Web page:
Page by Page Books
Read Books Online, for Free
Dead Men Tell No Tales E. W. Hornung

Chapter XVII Thieves Fall Out

Page 3 of 7

Table Of Contents: Dead Men Tell No Tales

Previous Page

Next Page

Previous Chapter

Next Chapter

More Books

"Yes, yes. But not yet, my good friend - not yet. We want his asseestance in getting the gold back to the sea; he will be glad enough to give it, now that his pet bird has flown; after that - by all mins. You shall cut his troth, and I will put one of 'is dear friend's bullets in 'im for my own satisfaction."

There was a quick step on the stairs-in the corridor.

"I'd like to do it now," whispered Harris; "no time like the present."

"Not yet, I tell you!"

And Rattray was in the room, a silver-mounted pistol in each hand; the sight of these was a surprise to his treacherous confederates, as even I could see.

"What the devil are you two doing here?" he thundered.

"We thought he was too quite, said Santos. "You percive the rizzon."

And he waved from empty bed to open window, then held the candle close to the tied sheet, and shrugged expressively.

"You thought he was too quiet!" echoed Rattray with fierce scorn. "You thought I was too blind - that's what you mean. To tell me that Miss Denison wished to see me, and Miss Denison that I wished to speak to her! As if we shouldn't find you out in about a minute! But a minute was better than nothing, eh? And you've made good use of your minute, have you. You've murdered him, and you pretend he's got out? By God, if you have, I'll murder you! I've been ready for this all night!"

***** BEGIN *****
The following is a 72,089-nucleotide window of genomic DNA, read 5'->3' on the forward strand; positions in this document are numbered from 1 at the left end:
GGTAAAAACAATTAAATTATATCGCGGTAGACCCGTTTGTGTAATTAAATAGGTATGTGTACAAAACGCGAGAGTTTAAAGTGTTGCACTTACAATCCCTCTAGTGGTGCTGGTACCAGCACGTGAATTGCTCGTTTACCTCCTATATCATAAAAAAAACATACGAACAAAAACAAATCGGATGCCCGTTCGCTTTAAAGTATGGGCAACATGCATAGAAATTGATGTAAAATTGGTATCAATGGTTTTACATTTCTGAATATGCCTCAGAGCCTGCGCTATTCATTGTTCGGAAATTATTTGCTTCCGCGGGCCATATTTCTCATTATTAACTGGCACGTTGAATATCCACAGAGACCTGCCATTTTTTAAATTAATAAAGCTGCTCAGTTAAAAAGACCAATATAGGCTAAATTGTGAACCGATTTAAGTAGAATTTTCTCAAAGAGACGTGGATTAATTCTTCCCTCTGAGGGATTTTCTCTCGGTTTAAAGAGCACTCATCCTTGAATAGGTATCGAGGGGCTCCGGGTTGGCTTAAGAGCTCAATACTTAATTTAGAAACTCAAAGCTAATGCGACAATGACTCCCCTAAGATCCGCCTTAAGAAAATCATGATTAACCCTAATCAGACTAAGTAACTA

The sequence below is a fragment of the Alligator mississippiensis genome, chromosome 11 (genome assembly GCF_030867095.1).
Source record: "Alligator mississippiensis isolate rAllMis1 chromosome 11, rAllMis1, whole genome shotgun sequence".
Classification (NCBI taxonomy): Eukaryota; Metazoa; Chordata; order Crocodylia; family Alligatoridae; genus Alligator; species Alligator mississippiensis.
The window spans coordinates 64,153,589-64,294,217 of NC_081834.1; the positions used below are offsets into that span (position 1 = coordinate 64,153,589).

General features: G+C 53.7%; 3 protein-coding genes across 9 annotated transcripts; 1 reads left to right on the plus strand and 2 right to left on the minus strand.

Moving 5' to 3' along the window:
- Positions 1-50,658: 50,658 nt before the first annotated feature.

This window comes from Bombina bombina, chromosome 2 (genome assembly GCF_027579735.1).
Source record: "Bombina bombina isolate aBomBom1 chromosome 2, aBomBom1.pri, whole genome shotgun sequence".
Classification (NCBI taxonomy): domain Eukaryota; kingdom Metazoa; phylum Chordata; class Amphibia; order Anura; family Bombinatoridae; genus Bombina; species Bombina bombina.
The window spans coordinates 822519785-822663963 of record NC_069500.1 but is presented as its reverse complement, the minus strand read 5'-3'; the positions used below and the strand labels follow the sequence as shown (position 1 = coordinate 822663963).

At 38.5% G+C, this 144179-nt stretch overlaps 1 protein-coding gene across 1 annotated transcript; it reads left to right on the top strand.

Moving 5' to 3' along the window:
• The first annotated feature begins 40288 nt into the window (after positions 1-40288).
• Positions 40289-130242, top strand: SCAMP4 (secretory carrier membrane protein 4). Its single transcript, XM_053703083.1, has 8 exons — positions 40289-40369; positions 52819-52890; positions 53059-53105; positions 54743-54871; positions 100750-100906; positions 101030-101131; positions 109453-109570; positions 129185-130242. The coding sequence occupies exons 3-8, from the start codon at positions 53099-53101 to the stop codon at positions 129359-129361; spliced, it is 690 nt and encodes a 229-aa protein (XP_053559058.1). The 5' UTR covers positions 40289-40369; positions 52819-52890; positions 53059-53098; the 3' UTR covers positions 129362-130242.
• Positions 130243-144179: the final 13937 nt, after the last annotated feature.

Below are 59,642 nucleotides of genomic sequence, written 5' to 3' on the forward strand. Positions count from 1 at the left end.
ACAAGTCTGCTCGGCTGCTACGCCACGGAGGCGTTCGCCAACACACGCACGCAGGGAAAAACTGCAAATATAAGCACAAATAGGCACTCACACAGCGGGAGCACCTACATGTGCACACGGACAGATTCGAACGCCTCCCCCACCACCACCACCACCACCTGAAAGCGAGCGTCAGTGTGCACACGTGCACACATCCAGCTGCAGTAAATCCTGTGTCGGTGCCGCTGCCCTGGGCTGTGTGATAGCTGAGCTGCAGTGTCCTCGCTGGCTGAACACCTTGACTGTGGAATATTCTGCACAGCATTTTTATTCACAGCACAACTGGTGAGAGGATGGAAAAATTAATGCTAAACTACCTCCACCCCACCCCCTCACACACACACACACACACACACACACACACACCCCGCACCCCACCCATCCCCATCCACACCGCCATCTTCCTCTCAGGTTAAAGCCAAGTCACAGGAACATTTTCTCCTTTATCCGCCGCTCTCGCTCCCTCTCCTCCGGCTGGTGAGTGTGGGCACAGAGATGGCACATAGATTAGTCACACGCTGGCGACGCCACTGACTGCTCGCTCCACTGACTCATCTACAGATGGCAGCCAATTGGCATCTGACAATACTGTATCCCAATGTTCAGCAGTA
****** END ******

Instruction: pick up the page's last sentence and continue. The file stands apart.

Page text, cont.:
We have hundreds more books for your enjoyment. Read them all!

And he stood with his back to the window, his pistols raised, and his head carried proudly - happily - like a man whose self-respect was coming back to him after many days. Harris shrank before his fierce eyes and pointed barrels. The Portuguese, however, had merely given a characteristic shrug, and was now rolling the inevitable cigarette.

"Your common sense is almost as remarkable as your sense of justice, my friend," said he. "You see us one, two, tree meenutes ago, and you see us now. You see the empty bed, the empty room, and you imagine that in one, two, tree meenutes we have killed a man and disposed of his body. Truly, you are very wise and just, and very loyal also to your friends. You treat a dangerous enemy as though he were your tween-brother. You let him escape - let him, I repit - and then you threaten to shoot those who, as it is, may pay for your carelessness with their lives. We have been always very loyal to you, Senhor Rattray. We have leestened to your advice, and often taken it against our better judgment. We are here, not because we think it wise, but because you weeshed it. Yet at the first temptation you turn upon us, you point your peestols at your friends."

"I don't believe in your loyalty," rejoined Rattray. "I believe you would shoot me sooner than I would you. The only difference would be than I should be shot in the back!"

Page 3 of 7 Previous Page   Next Page
Who's On Your Reading List?
Read Classic Books Online for Free at
Page by Page Books.TM
Dead Men Tell No Tales
E. W. Hornung

Home | More Books | About Us | Copyright 2004